Ethics, Religion and Memory in Elie Wiesel's Night

By Frunza, Sandu | Journal for the Study of Religions and Ideologies, Summer 2010 | Go to article overview

Ethics, Religion and Memory in Elie Wiesel's Night


Frunza, Sandu, Journal for the Study of Religions and Ideologies


Abstract: In this paper I show that, from a philosophical perspective, in Elie Wiesel's work in general and in Night in particular, the relation between ethics and religion is based on complementarity. In order to achieve this, I have analysed the way in which memory is shown as an invitation to participation in a common set of meanings, values and actions. What I deem most significant is the way in which the memory of the Holocaust is constituted as a medium of action and of communion among humans in an act of mutual responsibility. Through this, the memory of the Holocaust obliges us to assume an ethics of responsibility and of action that rules out the possibility of a contemporary repetition of the events that took place in the death camps. I use Night to show how this narrative reveals several points that are important for understanding certain aspects of the relation between ethics, religion and the memory of the Holocaust. One of these is the understanding of memory as a way to bring man and God together in a relation of mutual communication, beginning with the experience of suffering of dehumanization and of God's absence from the death camp. Another is that the religious and cultural memory represented by Israel is the main target of extermination as a manifestation of radical evil. A third is that Israel's suffering has a paradigmatic value, and therefore the memory of the Holocaust becomes a special power that may be used as a tool to diminish the power of evil through the elimination of indifference and the assumption of responsibility.

Key Words: ethics, memory, Holocaust, responsibility, evil, death camp, Night, Elie Wiesel

Philosophical ethics, religion and memory

One can seize the complex relations between ethical and religious aspects in limit situations. Such a situation can be illustrated using Elie Wiesel's reflections on the Holocaust. Reading Wiesel's Night one could be tempted to believe that, due to the life conditions in death camps, man is driven away from his faith - and, according to some authors, one could find there an early form of a theology of the death of God. However, in his subsequent works, Wiesel brings more and more arguments in favor of a normal relation between doubt of or even rebellion against divinity and the affirmation of faith in limit situations. One of Night's most important contributions consists in the fact that the ethical interrogation of faith and the deconstruction of religion are achieved using religious tools. Furthermore, in Night, Wiesel succeeds to establish an ethics of responsibility towards otherness, without minimizing the importance of God's presence in history. One can see that the human component is important from a religious point of view precisely because it involves an ethics that presupposes the responsibility of man towards the other man with whom he has a face-to-face relationship. In this respect one must understand Wiesel's contention that: "Remember, God of history, that You created man to remember".1 From the very first meeting with Elie Wiesel's texts, the reader will note the central place of the necessity of keeping alive the memory of the holocaust. Beginning with this, I will attempt to emphasize the way in which the memory of the Holocaust is constituted as a communication channel among humans and between man and God. At the same time, memory is more than a simple communication from past to future, it is also an ethical way of assuming responsibility for the horrors humankind experienced during the twentieth century.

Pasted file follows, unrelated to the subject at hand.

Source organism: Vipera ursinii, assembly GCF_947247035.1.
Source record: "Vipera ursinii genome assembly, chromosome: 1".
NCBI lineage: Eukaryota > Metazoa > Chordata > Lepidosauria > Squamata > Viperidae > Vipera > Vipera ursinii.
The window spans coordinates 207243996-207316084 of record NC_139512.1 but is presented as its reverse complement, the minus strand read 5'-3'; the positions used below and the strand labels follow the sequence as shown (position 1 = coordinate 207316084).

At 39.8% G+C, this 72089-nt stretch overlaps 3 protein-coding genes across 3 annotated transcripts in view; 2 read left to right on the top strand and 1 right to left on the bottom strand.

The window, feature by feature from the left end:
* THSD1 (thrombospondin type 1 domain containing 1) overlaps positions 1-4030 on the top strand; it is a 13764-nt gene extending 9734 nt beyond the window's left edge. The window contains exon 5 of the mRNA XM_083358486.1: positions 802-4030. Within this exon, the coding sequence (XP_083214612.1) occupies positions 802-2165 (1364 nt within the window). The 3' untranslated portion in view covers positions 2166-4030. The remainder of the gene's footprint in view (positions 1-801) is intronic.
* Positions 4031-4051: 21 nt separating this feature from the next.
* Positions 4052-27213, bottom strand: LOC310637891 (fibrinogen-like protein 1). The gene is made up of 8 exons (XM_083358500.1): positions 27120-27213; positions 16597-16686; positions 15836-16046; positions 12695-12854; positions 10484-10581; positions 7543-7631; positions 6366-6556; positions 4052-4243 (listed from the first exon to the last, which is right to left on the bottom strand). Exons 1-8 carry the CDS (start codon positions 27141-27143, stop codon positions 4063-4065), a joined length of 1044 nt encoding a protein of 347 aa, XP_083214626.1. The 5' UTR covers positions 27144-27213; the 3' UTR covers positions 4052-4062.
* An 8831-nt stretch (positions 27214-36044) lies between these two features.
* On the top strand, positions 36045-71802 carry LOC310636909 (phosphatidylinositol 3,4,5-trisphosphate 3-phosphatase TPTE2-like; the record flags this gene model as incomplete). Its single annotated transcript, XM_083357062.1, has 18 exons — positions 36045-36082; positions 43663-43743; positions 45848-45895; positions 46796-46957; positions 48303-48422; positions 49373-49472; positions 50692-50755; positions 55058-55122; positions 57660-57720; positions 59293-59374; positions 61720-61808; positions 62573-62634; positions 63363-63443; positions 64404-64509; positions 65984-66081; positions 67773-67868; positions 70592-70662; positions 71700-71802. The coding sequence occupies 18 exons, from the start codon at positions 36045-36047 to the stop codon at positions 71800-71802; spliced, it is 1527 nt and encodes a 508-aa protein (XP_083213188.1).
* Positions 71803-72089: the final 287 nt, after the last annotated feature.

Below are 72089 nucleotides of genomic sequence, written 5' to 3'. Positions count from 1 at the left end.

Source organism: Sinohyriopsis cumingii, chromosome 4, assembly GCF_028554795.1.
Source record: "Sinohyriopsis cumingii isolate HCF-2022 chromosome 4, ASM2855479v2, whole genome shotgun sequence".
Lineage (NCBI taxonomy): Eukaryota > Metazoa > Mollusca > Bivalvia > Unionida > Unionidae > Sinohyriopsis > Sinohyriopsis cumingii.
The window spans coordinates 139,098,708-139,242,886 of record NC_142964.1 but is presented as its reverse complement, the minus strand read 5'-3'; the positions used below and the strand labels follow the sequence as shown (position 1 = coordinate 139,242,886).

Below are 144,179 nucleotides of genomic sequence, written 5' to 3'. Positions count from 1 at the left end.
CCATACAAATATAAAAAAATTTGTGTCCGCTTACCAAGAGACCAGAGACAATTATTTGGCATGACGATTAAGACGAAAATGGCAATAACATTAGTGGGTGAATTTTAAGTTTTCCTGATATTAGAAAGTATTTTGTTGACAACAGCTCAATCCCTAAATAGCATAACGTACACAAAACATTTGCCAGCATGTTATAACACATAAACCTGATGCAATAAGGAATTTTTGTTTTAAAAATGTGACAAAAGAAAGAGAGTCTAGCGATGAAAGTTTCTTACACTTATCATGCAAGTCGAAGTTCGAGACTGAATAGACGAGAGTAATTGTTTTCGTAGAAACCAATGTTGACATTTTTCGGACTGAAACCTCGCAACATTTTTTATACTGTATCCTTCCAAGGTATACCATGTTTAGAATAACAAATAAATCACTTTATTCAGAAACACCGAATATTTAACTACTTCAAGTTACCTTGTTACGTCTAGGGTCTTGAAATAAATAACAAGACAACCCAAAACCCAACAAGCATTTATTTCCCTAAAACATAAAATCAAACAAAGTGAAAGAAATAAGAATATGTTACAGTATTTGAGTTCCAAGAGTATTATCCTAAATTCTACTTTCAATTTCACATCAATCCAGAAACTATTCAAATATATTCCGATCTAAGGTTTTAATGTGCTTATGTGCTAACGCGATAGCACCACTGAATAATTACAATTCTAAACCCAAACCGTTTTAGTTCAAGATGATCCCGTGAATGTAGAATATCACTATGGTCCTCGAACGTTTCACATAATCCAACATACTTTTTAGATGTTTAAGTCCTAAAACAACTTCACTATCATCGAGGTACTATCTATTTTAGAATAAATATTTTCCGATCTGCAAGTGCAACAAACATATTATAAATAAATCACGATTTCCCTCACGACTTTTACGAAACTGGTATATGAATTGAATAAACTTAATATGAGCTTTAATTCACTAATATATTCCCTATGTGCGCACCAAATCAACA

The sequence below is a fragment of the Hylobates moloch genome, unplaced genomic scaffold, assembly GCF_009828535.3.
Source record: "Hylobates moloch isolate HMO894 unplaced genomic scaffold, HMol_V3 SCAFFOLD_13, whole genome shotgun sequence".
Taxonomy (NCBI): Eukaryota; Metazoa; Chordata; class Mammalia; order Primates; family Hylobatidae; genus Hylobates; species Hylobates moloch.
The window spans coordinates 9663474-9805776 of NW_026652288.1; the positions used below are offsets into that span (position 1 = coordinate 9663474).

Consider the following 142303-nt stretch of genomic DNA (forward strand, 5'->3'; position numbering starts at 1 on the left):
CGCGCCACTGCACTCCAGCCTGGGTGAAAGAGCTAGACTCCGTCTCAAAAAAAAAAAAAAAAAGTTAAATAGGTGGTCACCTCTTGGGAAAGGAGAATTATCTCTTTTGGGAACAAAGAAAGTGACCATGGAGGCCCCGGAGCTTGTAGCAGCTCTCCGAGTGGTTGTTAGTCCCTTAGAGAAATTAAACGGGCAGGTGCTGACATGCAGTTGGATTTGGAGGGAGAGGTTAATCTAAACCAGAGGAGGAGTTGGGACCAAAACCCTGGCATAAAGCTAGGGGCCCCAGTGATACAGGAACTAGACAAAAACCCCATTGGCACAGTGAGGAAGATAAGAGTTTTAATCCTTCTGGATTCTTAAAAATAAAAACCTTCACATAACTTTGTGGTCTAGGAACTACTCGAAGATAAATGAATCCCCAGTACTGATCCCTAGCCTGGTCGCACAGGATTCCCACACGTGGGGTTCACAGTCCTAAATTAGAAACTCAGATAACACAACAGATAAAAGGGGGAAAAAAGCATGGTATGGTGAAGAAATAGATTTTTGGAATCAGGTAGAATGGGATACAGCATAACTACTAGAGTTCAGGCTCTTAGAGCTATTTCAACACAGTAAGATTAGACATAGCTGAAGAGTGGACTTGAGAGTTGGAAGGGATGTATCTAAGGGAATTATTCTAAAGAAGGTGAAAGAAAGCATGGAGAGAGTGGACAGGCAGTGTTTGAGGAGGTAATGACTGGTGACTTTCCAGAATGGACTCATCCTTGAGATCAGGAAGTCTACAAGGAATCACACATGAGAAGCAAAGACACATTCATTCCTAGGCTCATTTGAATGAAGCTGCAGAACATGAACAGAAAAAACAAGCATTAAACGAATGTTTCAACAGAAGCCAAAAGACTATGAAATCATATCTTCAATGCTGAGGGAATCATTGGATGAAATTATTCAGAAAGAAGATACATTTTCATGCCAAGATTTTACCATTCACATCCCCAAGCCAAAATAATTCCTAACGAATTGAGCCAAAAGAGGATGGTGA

I believe a good departure point is the fact that Wiesel assigns the memory a privileged status: the power of memory as Wiesel expresses it in Night has the capacity to pull victims out of the kingdom of death and integrate them into our present lives.2 By using Wiesel's own reflections and those of his interpreters, I show how the memory of the Holocaust might act as a moral duty of any human being, as a factor of interpersonal solidarity and of community cohesion.

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